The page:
13. How do you study productively?
    I’m currently using flashcards which helps me a lot! I also use the My homework application to track all of my tasks.
  14. How do you stay motivated in medical school?
    Thinking about that beautiful white coat everytime I can.
  15. Who do you look up to?
    I would like to name a scientist or someone who has done something extraordinary but I look up to my family. My mom dad and brother have supported me so much and I look up to them because of that

I hope you enjoyed this article! Let me know in the comment section if you’re going to do the medical tag :).

Lots of love
– M. Doctor in spe

The emperor of all maladies

About a week ago one of my friends told me about a book that was written by Siddhartha Mukherjee. It was an author I’d never even heard about so I went to the library and got ‘The emperor of all maladies’. This book was so interesting that I had to write about it!

The book starts with the history of cancer. Diagnoses started very early but throughout history nobody could find a cure. Not even a way to relieve some of the symptoms. It’s amazing to see that most treatments only started a century ago. Throughout history people often saw cancer as something incurable and there weren’t many scientists who tried to find a cure.

The rise of chemicals has had such a big influence on cancer treatments. The first use of chemicals on cancer patients were more of a trial and error. People kept trying out different chemicals and hoped to find something that could stop the growth of cancerous cells. Some chemicals worked but they always worked temporarily and caused such disappointment. Even trough all of those disappointments people kept going on and kept combining medicines and different techniques to find something.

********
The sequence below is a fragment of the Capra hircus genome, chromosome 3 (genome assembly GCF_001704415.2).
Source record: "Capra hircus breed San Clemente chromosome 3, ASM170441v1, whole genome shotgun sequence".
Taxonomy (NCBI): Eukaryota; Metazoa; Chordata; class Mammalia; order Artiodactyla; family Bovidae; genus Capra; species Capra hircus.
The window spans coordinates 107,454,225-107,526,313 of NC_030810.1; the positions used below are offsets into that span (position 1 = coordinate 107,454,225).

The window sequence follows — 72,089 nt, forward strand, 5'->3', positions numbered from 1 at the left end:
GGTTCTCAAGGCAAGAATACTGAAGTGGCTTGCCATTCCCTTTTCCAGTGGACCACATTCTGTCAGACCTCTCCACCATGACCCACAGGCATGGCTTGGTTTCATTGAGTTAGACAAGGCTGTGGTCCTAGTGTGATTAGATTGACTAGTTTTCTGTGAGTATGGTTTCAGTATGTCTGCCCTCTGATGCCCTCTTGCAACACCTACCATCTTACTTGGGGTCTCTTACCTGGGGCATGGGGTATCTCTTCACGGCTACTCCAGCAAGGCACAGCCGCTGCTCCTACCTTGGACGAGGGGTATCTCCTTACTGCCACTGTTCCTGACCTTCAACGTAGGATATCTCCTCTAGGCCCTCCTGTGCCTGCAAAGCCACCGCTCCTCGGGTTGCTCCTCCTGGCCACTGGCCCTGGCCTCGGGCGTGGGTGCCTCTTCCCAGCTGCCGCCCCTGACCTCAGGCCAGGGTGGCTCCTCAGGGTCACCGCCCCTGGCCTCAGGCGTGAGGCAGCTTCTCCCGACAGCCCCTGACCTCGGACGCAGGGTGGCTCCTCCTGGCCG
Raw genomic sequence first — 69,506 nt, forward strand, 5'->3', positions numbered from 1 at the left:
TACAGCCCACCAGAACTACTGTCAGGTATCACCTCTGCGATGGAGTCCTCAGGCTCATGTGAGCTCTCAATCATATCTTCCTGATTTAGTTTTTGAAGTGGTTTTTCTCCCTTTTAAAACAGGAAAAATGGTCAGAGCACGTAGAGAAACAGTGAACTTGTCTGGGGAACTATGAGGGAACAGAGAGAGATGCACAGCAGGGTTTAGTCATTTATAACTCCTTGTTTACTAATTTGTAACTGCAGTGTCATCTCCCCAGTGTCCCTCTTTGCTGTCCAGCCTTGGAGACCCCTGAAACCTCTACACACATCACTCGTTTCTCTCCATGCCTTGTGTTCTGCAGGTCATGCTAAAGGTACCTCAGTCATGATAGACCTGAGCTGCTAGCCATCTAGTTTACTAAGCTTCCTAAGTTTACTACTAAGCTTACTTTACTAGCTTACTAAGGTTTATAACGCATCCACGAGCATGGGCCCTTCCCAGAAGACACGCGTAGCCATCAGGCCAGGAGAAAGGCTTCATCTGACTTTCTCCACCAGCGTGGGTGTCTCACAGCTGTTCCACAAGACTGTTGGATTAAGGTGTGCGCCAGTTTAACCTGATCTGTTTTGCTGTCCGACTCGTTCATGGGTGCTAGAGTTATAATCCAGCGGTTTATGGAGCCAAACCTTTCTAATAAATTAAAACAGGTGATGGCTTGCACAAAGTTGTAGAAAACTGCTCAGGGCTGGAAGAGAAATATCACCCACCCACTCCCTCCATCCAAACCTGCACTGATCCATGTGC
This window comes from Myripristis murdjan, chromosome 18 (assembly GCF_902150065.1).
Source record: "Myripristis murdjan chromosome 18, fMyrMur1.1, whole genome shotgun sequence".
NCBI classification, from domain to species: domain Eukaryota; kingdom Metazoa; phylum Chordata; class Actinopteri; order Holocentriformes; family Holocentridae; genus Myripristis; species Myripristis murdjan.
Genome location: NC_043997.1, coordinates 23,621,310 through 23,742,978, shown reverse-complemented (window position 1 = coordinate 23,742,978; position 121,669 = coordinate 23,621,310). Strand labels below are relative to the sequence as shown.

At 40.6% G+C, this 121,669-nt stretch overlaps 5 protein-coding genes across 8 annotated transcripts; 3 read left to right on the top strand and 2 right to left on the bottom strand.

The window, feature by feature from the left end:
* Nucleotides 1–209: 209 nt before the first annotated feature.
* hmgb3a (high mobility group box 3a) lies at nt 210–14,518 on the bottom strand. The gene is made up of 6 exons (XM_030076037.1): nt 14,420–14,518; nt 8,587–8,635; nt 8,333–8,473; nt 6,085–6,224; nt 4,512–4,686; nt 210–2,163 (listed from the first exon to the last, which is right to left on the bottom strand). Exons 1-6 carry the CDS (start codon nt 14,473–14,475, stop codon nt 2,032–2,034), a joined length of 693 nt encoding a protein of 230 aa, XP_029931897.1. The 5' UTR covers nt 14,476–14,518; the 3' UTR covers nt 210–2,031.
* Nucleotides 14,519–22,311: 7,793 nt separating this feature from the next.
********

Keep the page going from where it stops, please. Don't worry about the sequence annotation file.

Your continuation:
The reason why this book is really good is because it’s one of the few books that can grab your attention and keep it. It was so well written that you could even think of it as a novel. There is a way of expressing desire in such way that it’s almost as though you’re reliving the entire thing – that’s what this book is able to do.
I would probably tell you more about this book but I don’t want to spoil it by telling everything. I hope that this brief resume interests you enough to go to the library and read it because I promise you this book is amazing.